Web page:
Two brothers returned to their Dundee flat to discover their landlord had thrown away their possessions and changed the locks.
The men from London have been unable to locate any of their belongings, including family photos, high-end electronics, clothes and college coursework.
Weeks later they are still waiting for police and the city council to resolve the situation and have had no further contact with their landord, a Mrs Hussein.
Joe Carnie and his brother were 12 days late on the rent of their Gardner Street flat and intended to settle the balance with their landlord upon their return.
Almost two weeks after the initial incident, Mr Carnie and his brother are still waiting to hear from their landlord.
He said: “It feels like we’re stuck in limbo. It’s a disgrace, to be honest.
“We’re never going to let it drop.”
Unable to enter the flat with the new locks, they received permission from the police to kick the door in, only to discover all of their belongings had been thrown out.
Mr Carnie said: “She’d thrown out everything except the furniture that belonged to her.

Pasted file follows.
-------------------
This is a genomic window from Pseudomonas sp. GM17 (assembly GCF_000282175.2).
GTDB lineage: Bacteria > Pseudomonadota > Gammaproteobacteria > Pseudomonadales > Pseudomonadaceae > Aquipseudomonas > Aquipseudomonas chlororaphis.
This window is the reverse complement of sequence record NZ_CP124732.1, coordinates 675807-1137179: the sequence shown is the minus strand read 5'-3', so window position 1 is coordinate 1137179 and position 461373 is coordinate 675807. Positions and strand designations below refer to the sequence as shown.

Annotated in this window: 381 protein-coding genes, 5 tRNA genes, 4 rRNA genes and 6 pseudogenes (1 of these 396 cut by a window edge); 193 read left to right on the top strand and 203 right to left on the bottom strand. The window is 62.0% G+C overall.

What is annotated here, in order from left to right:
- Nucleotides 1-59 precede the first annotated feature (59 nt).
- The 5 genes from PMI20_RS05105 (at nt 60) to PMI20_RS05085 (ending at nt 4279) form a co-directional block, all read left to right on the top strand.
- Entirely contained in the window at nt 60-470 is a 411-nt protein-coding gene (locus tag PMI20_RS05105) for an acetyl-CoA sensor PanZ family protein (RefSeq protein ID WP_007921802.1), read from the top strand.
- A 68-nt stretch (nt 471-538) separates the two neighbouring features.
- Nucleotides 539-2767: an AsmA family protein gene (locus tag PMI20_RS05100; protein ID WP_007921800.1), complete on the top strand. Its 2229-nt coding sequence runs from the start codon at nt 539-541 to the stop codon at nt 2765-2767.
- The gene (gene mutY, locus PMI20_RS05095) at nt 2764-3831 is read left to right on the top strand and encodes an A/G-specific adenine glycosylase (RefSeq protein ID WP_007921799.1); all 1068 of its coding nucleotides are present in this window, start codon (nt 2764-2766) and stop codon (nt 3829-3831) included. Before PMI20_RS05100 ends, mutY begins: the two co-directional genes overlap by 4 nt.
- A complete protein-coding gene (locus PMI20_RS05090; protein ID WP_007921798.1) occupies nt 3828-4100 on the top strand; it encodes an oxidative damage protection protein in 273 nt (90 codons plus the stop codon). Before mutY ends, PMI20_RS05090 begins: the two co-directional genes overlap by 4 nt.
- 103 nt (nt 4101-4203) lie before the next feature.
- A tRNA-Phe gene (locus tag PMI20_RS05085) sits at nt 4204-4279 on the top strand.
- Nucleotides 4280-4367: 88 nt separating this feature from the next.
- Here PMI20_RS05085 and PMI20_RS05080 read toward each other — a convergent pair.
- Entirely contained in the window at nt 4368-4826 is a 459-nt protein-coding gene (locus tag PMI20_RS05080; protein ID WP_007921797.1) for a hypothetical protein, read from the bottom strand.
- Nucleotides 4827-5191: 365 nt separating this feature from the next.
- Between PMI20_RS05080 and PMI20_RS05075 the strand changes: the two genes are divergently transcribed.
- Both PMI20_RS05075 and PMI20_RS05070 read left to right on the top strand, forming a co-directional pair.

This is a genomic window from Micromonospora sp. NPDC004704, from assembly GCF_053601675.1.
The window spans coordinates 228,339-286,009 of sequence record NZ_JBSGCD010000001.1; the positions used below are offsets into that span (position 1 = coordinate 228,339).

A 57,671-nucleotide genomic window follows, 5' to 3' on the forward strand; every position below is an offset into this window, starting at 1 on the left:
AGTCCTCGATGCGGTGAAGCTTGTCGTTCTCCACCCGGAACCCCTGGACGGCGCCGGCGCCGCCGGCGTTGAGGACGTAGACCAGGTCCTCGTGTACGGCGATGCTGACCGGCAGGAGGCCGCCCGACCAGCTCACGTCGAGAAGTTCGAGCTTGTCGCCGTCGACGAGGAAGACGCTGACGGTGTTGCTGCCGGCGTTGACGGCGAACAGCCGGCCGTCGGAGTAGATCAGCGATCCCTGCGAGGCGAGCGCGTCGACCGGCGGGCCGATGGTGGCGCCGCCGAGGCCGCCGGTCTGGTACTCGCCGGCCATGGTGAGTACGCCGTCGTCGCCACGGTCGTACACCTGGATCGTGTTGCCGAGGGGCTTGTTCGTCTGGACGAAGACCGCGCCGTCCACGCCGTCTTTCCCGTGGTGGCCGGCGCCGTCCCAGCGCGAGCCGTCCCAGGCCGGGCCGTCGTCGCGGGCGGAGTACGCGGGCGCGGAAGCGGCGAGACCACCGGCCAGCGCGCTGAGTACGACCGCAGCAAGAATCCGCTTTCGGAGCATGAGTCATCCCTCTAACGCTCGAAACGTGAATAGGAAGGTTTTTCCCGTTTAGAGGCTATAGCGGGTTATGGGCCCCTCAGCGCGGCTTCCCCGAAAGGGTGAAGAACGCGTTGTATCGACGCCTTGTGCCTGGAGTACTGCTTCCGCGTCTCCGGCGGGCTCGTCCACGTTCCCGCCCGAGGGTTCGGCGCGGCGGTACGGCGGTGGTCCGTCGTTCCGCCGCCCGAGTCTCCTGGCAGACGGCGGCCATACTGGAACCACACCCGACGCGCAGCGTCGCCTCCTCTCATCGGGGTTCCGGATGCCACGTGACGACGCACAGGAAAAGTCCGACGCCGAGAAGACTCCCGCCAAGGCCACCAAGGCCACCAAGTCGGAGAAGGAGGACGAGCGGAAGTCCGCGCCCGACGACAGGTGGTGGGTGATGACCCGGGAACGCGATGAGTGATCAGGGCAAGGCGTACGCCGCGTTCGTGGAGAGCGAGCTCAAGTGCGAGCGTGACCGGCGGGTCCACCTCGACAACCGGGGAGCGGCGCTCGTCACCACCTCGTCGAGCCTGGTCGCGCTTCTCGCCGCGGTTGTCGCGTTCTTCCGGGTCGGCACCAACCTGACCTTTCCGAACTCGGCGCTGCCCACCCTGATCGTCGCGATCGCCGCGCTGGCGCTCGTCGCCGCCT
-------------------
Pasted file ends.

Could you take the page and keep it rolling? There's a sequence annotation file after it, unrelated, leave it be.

“She’d thrown out photos of my son from when he was a baby that I don’t have copies of, and his toys, my brother’s college coursework had been binned, even his work clothes, which he might have to pay to replace.
“We’ve lost thousands of pounds because of this.
“I don’t know what sort of person thinks this is OK to do, it’s just completely unacceptable.
“I’ve spoken to the landlady and she says we deserve it because we broke our tenancy.
“We have stayed here six months; we’ve never been late on our rent before and never had any problems with other tenants or the landlord.”
Mr Carnie and his brother are now still living in the flat and are dealing with their landlord through Police Scotland.
The Courier contacted Mrs Hussein but she refused to comment on the allegations.
Landlords and letting agents have to follow specific legal procedures when evicting tenants who are in arrears.
Before eviction can occur, the tenant must be served with a Section 33 notice, along with a notice to quit which has a minimum duration of two weeks, followed by legal procedures; neither of which were served to Mr Carney or his brother prior to their forced eviction.
Forced eviction must be performed by a sheriff officer, and illegal eviction is a serious crime.
Charity Shelter Scotland has said that changing the locks of a property without the tenant’s knowledge and consent could be considered illegal eviction.
A police spokesperson said: “We are aware of the matter. We were contacted in the early hours of November 10 and provided appropriate advice.”